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Cameroon's Anti-Corruption Jailings Questioned


Rwanda President Paul Kagame, right, greets Cameroon President Paul Biya as he arrives for a meeting on Central African Republic, Brussels, April 2, 2014.

Rwanda President Paul Kagame, right, greets Cameroon President Paul Biya as he arrives for a meeting on Central African Republic, Brussels, April 2, 2014.

Cameroon is divided over the fate of some of President Paul Biya's closest former aides who have been arrested and detained on charges of corruption, attempted corruption and embezzlement.

The nearly two dozen former ministers and heads of state corporations, including Ephraim Inoni, the central African nation's last prime minister, are said by some to be political victims of Biya's three-decade rule.

For secondary schoolteacher Njika Alain, the arrests may have been motivated by Biya's desire to eliminate possible political opponents.

"It looks like a [doing away] of those who are opposed to the actual regime," Alain said. "It is a political fight instead of the fight against corruption or embezzlement."

Journalist George Alain Boyomo says the arrests began some 20 years ago when President Biya had already been in power for a decade.

"At the beginning, the fight against corruption in Cameroon had good intentions, but today people have come to understand that the campaign is to eliminate opponents of the president of the Republic," he said, adding that recent arrests have significant political implications.

Among the dozens in jail are Marafa Hamidou Yaya, President Biya's former secretary general and senior minister for territorial administrations; Abah Abah Polycarp, ex-minister of finance; Jean Mariie Atangana Mebara, a former minister of higher education; and Sieyam Siwe, former minister of mines. Some have been jailed for more than a decade, and it is not clear how many of the prisoners have faced trial.

According to human rights campaigner Dr. Richard Tantoh, the incarcerations do not align with standard judicial procedures involving charges of corruption and embezzlement.

"The treatment that is given to those who are caught does not give us an impression that the objective is to recover what has been stolen," he said, explaining that corruption or embezzlement indictments typically involve the creation of, for example, a special fund to ensure recovered finances are dedicated to public service or development projects.

"That is not happening," he said. "[These] people are locked up, some for 15 years, and they are released without us knowing exactly if money has been recovered or not."

But Laurent Esso, Cameroon's justice minister, says some money has been recovered.

"Today the public treasury has recovered more than $4 million," he said, adding that the money was obtained from suspects who opted to stop the judicial process via financial settlement.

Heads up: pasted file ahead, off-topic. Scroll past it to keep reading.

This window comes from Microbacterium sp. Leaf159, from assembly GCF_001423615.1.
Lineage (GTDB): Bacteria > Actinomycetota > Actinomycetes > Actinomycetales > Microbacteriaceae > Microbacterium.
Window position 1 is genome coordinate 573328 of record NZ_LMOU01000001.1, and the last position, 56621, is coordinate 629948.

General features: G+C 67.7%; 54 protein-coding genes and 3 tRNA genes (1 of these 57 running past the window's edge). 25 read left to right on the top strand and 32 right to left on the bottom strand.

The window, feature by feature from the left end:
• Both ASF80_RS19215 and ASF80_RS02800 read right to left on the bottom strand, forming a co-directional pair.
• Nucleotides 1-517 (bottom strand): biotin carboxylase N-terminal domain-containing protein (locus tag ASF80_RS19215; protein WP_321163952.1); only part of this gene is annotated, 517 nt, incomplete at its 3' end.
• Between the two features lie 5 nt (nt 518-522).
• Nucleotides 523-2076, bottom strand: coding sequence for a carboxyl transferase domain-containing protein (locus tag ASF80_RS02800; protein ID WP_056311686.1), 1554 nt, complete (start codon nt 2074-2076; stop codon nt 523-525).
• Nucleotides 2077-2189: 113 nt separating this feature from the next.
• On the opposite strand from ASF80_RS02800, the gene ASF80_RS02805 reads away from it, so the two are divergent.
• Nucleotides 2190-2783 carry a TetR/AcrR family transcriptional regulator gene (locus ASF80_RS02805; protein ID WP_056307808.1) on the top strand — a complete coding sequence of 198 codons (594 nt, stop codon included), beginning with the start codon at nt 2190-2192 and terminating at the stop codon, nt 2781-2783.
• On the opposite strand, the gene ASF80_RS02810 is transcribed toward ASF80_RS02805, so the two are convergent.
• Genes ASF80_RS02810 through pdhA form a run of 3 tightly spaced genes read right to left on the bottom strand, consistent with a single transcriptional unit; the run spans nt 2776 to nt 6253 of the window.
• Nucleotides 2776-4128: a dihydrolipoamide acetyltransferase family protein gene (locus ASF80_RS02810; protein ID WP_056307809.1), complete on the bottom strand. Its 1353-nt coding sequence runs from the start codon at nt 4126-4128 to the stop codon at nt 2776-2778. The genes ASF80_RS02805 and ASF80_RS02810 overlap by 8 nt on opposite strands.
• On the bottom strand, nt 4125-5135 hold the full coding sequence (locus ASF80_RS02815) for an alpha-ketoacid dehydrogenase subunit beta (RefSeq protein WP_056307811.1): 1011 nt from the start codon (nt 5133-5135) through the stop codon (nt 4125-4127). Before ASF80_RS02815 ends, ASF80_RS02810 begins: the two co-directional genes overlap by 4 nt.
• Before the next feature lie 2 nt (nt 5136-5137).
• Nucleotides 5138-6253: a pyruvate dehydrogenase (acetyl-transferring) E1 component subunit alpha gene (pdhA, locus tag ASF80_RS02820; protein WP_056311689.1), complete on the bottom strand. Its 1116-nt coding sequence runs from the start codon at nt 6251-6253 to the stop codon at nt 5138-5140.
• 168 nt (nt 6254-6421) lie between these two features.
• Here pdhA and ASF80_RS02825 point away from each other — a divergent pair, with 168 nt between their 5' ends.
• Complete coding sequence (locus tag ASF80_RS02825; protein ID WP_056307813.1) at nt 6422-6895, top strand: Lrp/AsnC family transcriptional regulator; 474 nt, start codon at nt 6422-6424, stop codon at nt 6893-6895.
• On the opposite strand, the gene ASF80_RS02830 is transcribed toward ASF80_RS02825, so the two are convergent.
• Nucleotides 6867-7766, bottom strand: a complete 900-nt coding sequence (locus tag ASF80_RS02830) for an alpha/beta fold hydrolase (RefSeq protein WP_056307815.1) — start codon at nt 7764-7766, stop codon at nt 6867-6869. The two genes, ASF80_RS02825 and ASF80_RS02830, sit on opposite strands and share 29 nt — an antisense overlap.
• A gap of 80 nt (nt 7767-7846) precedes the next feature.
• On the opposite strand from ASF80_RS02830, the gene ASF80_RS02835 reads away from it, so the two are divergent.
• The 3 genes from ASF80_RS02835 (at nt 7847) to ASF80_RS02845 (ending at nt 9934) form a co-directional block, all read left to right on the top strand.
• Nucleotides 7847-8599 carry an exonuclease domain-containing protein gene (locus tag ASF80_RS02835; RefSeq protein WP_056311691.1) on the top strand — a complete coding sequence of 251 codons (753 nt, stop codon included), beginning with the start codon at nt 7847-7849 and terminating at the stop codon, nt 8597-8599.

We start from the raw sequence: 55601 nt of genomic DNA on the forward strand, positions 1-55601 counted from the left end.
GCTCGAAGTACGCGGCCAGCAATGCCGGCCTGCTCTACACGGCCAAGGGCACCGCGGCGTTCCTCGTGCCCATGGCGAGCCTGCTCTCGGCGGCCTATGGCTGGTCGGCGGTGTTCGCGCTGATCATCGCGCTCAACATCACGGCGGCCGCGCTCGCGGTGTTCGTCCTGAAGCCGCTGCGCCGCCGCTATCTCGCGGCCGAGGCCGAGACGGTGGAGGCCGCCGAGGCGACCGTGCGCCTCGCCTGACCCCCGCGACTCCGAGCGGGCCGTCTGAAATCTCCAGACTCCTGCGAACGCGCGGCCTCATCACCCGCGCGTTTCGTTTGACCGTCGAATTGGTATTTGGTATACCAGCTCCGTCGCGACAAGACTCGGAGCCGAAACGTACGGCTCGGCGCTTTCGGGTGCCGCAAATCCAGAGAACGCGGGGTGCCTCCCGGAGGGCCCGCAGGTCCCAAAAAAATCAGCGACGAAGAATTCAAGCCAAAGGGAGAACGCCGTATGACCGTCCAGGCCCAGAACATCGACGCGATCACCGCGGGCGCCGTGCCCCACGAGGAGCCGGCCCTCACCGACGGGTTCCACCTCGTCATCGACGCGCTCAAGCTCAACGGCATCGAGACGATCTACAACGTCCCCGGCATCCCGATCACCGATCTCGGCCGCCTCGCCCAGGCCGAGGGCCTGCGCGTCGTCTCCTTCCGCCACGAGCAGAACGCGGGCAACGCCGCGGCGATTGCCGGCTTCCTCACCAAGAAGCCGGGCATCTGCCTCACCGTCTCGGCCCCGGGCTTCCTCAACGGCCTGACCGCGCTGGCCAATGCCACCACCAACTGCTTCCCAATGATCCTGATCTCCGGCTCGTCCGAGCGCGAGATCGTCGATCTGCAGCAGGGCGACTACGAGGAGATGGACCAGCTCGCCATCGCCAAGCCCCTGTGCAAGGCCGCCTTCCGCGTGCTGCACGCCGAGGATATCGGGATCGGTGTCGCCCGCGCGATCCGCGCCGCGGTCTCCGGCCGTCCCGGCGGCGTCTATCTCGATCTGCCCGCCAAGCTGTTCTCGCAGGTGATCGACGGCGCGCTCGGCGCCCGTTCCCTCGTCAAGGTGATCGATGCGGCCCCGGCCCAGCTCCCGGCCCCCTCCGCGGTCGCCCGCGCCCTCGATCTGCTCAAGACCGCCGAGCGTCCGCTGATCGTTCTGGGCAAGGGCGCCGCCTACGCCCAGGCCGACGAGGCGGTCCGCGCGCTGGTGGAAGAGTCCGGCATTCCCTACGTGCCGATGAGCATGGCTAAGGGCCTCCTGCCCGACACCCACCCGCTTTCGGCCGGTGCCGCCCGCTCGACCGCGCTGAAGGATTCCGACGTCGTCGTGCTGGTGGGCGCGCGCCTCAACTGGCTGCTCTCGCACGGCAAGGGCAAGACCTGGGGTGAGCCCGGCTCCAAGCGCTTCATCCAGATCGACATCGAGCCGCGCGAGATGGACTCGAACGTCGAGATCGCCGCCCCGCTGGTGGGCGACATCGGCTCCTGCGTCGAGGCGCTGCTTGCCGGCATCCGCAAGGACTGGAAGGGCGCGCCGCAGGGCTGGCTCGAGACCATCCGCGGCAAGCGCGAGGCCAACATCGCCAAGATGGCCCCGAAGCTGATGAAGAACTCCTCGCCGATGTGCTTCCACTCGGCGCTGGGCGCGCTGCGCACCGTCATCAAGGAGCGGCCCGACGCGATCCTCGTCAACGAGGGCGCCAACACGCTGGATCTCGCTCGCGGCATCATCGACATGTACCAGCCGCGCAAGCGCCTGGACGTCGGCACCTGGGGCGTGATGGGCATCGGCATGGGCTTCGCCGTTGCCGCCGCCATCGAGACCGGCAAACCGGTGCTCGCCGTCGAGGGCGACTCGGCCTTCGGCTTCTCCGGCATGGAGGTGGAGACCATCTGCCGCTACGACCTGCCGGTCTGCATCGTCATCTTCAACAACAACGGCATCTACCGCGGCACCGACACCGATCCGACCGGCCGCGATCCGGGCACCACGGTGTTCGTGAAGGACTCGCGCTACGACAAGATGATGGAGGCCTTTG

Elvis Ngole-Ngole, minister of forestry and wildlife and one of Biya's close collaborators in the ruling Cameroon People's Democratic Movement, denies that charges are fabricated.

"There is nothing to tell me that it is politically motivated and I think that the initiative is a deliberate public policy which is intended to make Cameroon a better country," he said. "If there are manipulators, we will know how to take care of those manipulators. A good policy such as the fight against corruption should not be manipulated upon or should not be distorted or should not be rendered a mockery by those who do not understand the moral foundations, the legal foundations, the legitimacy of that policy."

Four of the suspects, including Catherine Abena, former secretary of state for education, and Henry Engoulou, former minister delegate of finance, have died in detention. Their deaths have fueled rumors that suspects are not being given medical attention. Government spokesperson Issa Tchiroma denied the claims and said the case of Engoulou, who died 2 weeks ago, disproves the critics.

"During his detention, Mr. Engoulou benefited regular medical care at the Yaounde Central Hospital," he said. "As his health condition was growing worse, he was transferred to the intensive care unit where he later passed away."

None of the incarcerated suspects ever publicly declared their intentions to run for president. While Biya recently granted presidential clemency to some of the corruption suspects, only the minister of justice can determine who will be eligible for clemency and when.

In almost all of his public messages, Biya vows to intensify the fight against corruption, indicating that all those who have stolen will be punished without exception.
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